As I worked, a bird flying out of a big tree not 10 meters from me caught my eye. I watched it spread its wings and fly away and then didn’t give it a second thought. A few minutes later Sarah (not her real name), was asked to go and get a brick from the other side of the garden. She did and as she walked back, she started to swat at her hair. She thought there was a single bee buzzing around her, but we could see that the bird had disturbed a whole hive and there were hundreds starting to swarm and sting her.

Knowing that the woman standing next to me, Mandy, was deathly allergic by a single bee sting and seeing Sarah start to panic, I dropped my tools and ran over to her. I grabbed her by her arms and told her to hold her breath. I dunked her in a barrel of water trying to drown the bees so they would stop stinging her. As she came up for air I told her to run and turned to dunk myself in the barrel. To my disgust there was a film of bees an inch thick lying on top of the water, there was no way I was going in there, so I started to panic. As I turned to run, Mandy told me later, that all she could see was my whole neck just black with bees.

If you have ever been attacked by a swam of bees you will know that you can’t see them… only hear them. So I also started to run. Swearing like a sailor, to Guruji, at Guruji, at anyone. Thoughts running through my mind — “If he was so omnipresent, compassionate, enlightened, how could he let this happen? On his own front doorstep!”

I thought maybe if I yelled my mantra out loud that they would magically disappear This was not the case…

I made it to the Puja area before Swami’s started to run towards me with a blanket. They would throw it on me, and I would throw it off, cause they were trapping the bees under there with me. Then they would throw it on me again. I got ushered into a bathroom by a female Swami, my clothes stripped off… and bees that were trapped in them went flying everywhere, re clothed I was taken to the meeting room where Sarah was sitting. Both of us in tears, both of us completely in shock.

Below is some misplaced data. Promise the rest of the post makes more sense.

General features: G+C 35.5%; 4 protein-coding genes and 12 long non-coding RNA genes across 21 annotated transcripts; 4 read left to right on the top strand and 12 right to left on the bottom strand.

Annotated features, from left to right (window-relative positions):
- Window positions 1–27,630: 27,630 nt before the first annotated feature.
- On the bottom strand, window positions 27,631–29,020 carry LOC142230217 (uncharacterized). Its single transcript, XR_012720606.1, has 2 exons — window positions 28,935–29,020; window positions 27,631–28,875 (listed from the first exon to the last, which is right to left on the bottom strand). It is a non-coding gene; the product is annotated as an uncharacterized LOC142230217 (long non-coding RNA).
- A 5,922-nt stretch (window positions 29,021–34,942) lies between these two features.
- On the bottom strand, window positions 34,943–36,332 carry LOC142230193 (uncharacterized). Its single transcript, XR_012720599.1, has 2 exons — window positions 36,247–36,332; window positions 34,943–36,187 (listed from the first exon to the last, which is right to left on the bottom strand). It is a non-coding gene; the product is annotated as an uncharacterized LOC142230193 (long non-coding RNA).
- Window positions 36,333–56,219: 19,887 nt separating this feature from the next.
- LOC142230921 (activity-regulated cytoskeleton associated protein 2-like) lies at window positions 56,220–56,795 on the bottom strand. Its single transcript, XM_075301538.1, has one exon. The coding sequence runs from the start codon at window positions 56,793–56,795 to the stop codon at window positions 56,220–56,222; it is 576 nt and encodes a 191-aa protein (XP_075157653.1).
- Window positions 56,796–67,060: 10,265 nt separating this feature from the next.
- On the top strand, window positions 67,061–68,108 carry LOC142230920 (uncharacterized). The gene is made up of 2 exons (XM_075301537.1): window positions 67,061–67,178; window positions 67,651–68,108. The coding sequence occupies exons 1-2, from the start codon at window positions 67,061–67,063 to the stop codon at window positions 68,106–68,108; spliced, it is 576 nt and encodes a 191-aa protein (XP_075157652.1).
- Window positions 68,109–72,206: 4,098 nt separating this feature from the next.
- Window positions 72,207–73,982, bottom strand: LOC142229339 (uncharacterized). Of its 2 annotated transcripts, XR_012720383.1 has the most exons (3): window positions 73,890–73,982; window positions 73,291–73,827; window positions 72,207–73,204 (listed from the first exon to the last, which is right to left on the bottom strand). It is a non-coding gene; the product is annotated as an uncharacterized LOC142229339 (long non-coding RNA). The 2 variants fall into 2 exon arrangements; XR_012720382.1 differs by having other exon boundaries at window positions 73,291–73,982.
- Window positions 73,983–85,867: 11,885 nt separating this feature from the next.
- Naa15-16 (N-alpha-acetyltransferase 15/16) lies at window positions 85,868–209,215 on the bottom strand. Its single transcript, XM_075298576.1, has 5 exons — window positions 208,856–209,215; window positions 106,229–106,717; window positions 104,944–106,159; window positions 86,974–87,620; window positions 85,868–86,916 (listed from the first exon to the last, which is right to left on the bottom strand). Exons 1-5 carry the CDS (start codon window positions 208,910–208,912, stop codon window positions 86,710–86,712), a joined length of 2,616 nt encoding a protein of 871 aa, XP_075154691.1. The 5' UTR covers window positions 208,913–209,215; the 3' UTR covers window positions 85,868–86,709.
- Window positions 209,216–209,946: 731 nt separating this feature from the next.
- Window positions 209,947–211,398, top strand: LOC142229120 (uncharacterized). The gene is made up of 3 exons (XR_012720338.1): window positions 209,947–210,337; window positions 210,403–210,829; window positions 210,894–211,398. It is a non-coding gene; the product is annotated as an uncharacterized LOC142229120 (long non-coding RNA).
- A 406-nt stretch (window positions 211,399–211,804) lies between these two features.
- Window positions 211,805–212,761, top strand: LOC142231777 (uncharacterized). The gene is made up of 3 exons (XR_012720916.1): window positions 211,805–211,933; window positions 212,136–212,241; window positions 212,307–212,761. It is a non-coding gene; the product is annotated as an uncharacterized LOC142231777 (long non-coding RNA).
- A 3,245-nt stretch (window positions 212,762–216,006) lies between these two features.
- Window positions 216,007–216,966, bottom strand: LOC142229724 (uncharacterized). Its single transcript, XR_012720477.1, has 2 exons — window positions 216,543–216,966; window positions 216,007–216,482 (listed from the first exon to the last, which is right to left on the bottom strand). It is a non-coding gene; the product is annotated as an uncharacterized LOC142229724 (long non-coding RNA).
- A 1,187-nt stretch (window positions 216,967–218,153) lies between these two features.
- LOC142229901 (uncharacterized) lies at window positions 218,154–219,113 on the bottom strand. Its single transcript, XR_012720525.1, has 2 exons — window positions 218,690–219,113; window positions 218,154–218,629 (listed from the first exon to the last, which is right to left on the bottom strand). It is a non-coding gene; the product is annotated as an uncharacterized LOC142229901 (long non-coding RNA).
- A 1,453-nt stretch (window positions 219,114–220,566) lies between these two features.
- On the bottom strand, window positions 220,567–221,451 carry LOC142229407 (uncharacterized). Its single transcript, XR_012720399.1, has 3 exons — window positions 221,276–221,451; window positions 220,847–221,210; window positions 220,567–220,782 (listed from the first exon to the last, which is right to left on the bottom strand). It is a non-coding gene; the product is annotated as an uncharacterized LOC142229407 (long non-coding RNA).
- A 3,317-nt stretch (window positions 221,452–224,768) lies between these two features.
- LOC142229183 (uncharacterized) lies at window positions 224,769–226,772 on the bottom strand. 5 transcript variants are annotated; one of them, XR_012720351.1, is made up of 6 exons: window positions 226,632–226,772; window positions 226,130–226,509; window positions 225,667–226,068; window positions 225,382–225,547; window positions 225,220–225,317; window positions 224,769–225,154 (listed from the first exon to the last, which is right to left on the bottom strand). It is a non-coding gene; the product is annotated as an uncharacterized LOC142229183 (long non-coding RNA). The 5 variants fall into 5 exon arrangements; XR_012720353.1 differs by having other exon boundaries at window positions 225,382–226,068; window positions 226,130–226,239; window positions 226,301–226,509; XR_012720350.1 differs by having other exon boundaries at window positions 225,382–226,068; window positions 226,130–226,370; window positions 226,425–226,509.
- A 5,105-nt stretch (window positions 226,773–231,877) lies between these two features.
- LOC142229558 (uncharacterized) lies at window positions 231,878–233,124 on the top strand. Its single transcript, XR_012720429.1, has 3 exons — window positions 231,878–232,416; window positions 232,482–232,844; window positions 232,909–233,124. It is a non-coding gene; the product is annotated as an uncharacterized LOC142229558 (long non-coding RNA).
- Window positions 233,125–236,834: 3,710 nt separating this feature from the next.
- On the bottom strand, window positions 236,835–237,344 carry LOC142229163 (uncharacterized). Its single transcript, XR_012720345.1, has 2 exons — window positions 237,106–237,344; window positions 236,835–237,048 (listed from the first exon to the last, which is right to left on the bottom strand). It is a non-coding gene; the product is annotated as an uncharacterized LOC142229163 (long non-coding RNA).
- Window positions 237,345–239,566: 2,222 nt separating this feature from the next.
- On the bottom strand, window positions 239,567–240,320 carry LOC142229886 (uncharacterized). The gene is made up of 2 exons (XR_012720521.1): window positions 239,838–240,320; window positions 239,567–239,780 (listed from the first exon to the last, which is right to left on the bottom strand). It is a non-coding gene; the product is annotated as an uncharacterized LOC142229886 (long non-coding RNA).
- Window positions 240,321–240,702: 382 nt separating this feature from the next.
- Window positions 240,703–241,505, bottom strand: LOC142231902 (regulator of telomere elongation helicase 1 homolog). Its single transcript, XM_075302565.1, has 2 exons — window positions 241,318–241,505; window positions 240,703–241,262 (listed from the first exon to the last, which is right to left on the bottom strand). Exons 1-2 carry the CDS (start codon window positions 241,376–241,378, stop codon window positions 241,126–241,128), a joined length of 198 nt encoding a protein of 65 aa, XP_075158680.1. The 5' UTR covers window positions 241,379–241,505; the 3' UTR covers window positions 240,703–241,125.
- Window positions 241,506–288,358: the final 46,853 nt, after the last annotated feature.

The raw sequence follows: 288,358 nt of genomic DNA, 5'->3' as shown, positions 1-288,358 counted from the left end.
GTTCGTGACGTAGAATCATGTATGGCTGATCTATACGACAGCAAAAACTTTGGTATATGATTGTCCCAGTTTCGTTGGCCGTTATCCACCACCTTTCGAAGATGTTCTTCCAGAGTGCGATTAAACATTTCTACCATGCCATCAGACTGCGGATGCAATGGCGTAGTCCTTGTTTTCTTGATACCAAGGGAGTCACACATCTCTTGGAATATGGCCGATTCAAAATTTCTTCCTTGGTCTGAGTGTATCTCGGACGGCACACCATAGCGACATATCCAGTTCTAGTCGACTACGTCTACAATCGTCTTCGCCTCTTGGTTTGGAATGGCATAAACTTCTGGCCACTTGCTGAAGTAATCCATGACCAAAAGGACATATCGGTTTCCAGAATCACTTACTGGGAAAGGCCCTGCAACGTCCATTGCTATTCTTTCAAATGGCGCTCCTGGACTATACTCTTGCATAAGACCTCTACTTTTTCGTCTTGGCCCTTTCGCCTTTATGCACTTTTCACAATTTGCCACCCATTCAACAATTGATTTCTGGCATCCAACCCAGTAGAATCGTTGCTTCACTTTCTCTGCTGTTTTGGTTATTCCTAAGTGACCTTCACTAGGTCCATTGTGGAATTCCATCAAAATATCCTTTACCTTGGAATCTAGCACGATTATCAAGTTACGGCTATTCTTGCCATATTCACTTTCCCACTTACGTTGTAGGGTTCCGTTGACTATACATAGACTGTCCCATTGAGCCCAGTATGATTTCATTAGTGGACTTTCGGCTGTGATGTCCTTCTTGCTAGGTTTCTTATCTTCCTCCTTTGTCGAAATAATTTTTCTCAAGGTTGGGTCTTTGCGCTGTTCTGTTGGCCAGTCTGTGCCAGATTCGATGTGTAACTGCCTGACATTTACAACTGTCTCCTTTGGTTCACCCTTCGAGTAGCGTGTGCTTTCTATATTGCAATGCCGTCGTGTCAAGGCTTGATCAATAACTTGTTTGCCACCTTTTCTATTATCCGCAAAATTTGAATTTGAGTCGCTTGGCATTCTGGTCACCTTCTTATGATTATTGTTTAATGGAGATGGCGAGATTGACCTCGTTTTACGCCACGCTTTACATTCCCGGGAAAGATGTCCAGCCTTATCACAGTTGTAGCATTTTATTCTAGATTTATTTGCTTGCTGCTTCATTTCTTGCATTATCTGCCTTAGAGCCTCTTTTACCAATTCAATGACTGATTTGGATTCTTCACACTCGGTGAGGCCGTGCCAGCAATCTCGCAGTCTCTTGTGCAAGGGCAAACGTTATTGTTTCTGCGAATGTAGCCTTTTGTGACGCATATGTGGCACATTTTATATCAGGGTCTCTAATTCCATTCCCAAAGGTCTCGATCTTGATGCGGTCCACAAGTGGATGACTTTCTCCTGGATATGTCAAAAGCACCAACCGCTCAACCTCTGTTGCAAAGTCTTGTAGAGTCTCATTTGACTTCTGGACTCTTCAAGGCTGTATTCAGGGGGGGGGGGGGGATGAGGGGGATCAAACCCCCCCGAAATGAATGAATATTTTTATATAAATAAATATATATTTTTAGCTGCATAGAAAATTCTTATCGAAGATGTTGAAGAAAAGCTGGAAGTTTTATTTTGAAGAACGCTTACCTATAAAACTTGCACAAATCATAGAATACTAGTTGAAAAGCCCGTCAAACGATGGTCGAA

Two Swamis with tweezers on each of us counted around eighty bee stings each from the neck up and hands.

They had two doctors on the grounds to come and check us and gave us the option of going to see someone outside the ashram for a second opinion. My only question was if I was going to have a life threatening reaction. They said that if i hadn’t by then, it was unlikely, so I opted to stay put.

Then, wrapped in blankets, walked in the four other students and the Swami that was gardening with us. Mandy, with wide eyes and herself in shock told me, “I didn’t know what to do, so I knelt down next to the wall. Put my hand on it to keep myself as still as I could, and started to say my mantra silently. All these bees were flying around my head, then flying into the wall and dieing. Not one touched me, I could feel this force field coming off me and not one touched me.”